Before You Look to Indeed, Look at Your Values

Job loss is among the top five most stressful life events. Changing a job changes everything - your commute, your goals, your team, and, presumably, your pay. It is life-changing in so many ways.

The job search is ideal for re-evaluating what you're looking for and redefining your unique values. Values are like a social media filter; they change the way you see everything.

Values help you understand how you fit into the workplace. By having this information defined before accepting a new role, you can better understand if value and cultural alignment are possible at that company.

The answer to that critical question is continuously changing. Values evolve. Priorities change. Not many people live in a world where their passion and purpose is so evident early in life that they will only experience one career. Instead, values are more like a mosaic. That's why we have to re-evaluate them during life-shifting events, like conducting a job search.

Exploring your values begins by understanding your purpose. What motivates you? Values are a reflection of what's currently happening in your life and will be unique to you.

How To Assess Your Values

To begin, set aside dedicated time to work on this exercise. It can take anywhere between 30 minutes and one day.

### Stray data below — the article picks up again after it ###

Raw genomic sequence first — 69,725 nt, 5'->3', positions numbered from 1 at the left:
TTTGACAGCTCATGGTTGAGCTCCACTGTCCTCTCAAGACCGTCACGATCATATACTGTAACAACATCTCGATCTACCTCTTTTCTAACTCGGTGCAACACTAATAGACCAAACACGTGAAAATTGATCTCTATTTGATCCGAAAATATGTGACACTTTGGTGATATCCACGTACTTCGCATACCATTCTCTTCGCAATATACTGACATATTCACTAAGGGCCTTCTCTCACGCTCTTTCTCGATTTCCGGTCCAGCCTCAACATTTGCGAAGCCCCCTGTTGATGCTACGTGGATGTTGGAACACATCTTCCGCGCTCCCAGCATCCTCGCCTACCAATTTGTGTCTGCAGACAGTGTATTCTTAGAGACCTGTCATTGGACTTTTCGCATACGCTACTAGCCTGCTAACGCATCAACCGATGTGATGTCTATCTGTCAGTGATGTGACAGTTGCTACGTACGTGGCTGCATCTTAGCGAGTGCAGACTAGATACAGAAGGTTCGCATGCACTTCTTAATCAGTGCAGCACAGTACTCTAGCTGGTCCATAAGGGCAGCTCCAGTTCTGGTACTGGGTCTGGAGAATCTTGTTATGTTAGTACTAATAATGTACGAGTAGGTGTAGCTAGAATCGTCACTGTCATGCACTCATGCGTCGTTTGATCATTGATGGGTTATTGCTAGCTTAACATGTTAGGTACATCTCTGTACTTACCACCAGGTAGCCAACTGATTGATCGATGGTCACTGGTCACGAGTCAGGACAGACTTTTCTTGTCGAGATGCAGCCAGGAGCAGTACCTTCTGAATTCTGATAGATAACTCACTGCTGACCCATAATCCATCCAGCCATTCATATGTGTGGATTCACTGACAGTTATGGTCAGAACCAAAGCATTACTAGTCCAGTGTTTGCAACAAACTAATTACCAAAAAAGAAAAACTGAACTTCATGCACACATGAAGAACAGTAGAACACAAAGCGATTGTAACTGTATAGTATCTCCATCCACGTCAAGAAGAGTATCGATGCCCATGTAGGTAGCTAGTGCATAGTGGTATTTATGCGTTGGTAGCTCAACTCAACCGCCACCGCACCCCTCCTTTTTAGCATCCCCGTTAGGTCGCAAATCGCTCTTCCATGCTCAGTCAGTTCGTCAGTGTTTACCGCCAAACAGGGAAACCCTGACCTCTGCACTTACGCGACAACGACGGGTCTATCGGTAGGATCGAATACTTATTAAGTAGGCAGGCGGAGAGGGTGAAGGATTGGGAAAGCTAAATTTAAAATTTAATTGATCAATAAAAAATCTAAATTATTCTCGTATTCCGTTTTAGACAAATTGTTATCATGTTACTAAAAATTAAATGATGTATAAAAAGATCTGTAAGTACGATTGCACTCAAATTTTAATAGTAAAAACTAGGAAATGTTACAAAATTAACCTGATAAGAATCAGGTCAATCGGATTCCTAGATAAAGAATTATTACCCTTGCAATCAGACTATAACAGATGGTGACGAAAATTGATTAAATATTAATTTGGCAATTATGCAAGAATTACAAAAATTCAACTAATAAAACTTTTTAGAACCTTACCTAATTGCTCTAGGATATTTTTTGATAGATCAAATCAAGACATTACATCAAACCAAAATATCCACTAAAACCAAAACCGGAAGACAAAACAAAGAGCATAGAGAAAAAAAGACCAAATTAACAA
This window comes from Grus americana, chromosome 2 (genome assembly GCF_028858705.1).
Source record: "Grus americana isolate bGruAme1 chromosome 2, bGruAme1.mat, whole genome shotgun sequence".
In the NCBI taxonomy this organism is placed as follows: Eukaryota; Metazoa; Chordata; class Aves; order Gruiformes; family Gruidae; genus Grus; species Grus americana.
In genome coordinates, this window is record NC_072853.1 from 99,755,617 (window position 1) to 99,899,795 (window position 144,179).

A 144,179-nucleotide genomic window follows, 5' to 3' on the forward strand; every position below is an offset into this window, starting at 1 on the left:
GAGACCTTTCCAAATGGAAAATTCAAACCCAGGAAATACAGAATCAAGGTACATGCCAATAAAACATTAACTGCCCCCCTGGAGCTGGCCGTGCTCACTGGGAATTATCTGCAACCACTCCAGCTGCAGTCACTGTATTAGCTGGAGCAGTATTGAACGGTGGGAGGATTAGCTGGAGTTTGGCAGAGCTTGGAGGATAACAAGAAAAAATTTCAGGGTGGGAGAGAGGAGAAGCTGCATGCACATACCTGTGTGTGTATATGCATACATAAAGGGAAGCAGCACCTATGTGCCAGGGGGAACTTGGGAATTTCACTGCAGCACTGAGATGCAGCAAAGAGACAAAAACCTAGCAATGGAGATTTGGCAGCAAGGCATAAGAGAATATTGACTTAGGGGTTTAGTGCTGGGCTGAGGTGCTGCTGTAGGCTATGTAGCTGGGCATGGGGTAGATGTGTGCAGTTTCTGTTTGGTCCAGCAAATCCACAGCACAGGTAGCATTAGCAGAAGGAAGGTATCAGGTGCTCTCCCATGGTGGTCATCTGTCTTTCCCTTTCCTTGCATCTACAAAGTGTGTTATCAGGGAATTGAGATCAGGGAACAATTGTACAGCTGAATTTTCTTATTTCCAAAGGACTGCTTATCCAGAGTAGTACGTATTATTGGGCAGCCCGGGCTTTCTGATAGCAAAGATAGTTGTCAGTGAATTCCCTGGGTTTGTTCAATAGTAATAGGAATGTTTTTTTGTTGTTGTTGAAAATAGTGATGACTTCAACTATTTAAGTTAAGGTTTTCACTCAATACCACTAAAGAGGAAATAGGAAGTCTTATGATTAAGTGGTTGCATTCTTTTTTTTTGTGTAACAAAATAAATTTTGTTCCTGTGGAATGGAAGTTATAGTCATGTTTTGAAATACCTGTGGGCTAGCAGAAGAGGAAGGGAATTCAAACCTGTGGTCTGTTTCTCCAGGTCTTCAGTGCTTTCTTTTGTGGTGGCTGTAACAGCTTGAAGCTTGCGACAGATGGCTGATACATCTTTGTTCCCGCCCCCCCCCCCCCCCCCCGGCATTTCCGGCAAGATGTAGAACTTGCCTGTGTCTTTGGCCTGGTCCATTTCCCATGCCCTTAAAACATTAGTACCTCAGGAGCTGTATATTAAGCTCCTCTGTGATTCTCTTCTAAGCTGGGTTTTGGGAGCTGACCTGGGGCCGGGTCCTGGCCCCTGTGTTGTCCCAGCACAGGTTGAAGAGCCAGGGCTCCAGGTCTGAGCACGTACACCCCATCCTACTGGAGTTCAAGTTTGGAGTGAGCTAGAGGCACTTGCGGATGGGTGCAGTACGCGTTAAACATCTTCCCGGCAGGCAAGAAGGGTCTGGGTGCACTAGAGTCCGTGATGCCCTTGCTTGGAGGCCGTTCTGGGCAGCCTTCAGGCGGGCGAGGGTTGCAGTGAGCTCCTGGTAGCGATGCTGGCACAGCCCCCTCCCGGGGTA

Job Searching Values

Start by reviewing each word in this chart. While you'll notice that some words are entirely contradictory, that is on purpose. All of these words are not your values.

Instead, read each word carefully—notice which keywords make you feel energized, passionate, or excited. Write down the top 10 with a maximum of 15 value words.

Then, write a sentence or two about each one. For example, let's assume you pick Meaningful Work from this chart. What does Meaningful Work mean to you? Who/what do you influence?

Include that intel in your follow-up sentences. Describe how it makes you feel or how this value motivates you. Explore the dimensions and examples where these values are at play to understand what these words mean to you.

You'll then prioritize these value statements from most to least important. Start at the top, then consider the second value. Is it more or less important than the first? Continue through each of the words you selected. Here's an example of that prioritized value list.

Assess Your Values

This assessment isn't done yet.

Throughout your job search and life changes, periodically review this work and reassess your values. It's simple and necessary to help you understand the evolution of your values and what's most important.

Getting to know yourself is a lifetime occupation and will always require evaluation to truly understand the mosaic of your experiences and how they shed light on your values and what you want from a new job.

Read on for more ways to make your job search a success: Self-Assessment Provides Insight into Job Searching

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